In May 2018 the General Data Protection Regulation (also known as GDPR) came into effect. GDPR imposes new rules on the collection and processing of personal data. The law applies to organisations that offer products and services to people within the European Union (EU) and to organisations that collect and/or analyse data relating to European citizens.
This is an independent administrative body that has been appointed as a supervisory authority in the Netherlands to oversee compliance with the statutory rules for the protection of personal data. All member states of the EU have their own body for this purpose. See also Belgian Data Protection Authority.
A Data Protection Officer is responsible within a company for ensuring compliance with the regulations on the protection of personal data. Companies that process, manage or store large amounts of personal data are required by law to have such an officer.
GDPR stands for General Data Protection Regulation, a regulation adopted by the EU to ensure improved protection of personal data.
The Belgian Data Protection Authority, formerly the Privacy Commission, oversees compliance with the protection of personal data in Belgium. Its powers extend from giving out advice to investigations and prosecution. All member states of the EU have their own body for this purpose. See also Dutch Data Protection Authority.
GDPR focuses on the rights of the individual: the right to information and access to personal data, the right to be forgotten, the right to correct and delete data, the right to object to and restrict processing, and the right to the portability of data.
The register of processing activities contains information about which personal data are processed within the company. The data controller is required to keep a register of all processing activities for which it is responsible. The processor maintains a register of all categories of processing activities that it performs for the controller.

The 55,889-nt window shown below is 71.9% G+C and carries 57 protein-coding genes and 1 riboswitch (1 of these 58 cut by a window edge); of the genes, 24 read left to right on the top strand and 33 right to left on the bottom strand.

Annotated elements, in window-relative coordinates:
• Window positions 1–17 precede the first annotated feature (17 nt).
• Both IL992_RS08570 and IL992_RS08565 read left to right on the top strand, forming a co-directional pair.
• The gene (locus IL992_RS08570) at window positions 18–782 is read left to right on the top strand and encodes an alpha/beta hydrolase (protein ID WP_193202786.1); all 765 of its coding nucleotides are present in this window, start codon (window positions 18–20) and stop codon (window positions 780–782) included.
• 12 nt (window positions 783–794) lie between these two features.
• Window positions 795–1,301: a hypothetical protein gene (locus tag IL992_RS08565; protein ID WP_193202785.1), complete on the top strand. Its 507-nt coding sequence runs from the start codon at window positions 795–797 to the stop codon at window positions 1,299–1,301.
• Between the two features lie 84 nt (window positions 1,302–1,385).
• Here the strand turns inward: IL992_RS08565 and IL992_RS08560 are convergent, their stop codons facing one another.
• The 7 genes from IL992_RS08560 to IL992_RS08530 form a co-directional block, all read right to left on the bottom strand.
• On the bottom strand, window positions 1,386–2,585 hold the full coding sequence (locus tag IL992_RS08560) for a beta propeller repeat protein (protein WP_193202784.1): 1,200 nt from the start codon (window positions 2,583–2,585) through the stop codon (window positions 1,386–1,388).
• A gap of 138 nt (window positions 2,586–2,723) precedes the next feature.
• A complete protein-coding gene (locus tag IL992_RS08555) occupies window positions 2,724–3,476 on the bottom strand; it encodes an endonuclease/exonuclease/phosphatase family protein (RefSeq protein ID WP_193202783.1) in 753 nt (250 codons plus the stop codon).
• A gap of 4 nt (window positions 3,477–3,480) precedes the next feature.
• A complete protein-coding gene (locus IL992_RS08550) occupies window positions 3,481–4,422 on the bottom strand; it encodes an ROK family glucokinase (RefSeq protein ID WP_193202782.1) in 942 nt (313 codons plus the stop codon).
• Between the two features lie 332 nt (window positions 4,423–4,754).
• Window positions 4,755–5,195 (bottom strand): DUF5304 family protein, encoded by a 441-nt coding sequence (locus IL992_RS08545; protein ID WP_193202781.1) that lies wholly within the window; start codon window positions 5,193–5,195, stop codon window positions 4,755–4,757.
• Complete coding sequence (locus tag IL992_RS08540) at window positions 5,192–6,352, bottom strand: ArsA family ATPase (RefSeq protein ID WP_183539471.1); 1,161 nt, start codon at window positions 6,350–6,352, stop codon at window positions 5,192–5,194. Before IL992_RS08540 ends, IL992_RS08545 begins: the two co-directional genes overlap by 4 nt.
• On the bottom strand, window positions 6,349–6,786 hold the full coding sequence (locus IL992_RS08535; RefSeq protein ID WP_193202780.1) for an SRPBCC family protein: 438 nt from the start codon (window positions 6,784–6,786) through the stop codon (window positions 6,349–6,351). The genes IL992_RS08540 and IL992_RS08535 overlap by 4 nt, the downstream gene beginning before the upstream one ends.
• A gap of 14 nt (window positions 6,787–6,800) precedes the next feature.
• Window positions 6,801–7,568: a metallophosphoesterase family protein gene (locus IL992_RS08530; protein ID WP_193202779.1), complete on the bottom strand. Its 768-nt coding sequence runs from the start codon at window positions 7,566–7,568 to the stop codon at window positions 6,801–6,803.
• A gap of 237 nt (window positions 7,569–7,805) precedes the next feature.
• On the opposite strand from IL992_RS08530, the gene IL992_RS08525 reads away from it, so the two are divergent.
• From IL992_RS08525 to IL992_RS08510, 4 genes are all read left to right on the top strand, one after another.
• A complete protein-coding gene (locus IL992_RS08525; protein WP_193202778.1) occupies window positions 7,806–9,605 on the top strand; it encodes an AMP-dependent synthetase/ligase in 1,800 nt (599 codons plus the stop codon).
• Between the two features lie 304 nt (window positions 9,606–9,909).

The duty to report data leaks means that organisations must report any serious data leak as soon as it occurs. In most cases, the data leak must also be reported to the data subjects (the people whose personal data have been leaked).
Any information that directly contains details relating to a person, or is traceable to that person, counts as personal data. Examples include name, address, date and place of birth, IP address, citizen service number, customer number, email address, identifying physical features, licence plate, location details, etc.
A processor is an external party that receives instructions from a controller to process personal data. The processor therefore works for the controller. A processing agreement must be concluded between the two parties.
The controller determines why personal data are collected and how this is done. The controller may be a natural person, a legal person, a government agency, a service or another body.
When a controller works with a processor, a processing agreement is obligatory. This sets out, among other things, exactly what the processor may do with the personal data. A processing agreement explicitly denies the third party the right to process the personal data for its own purposes.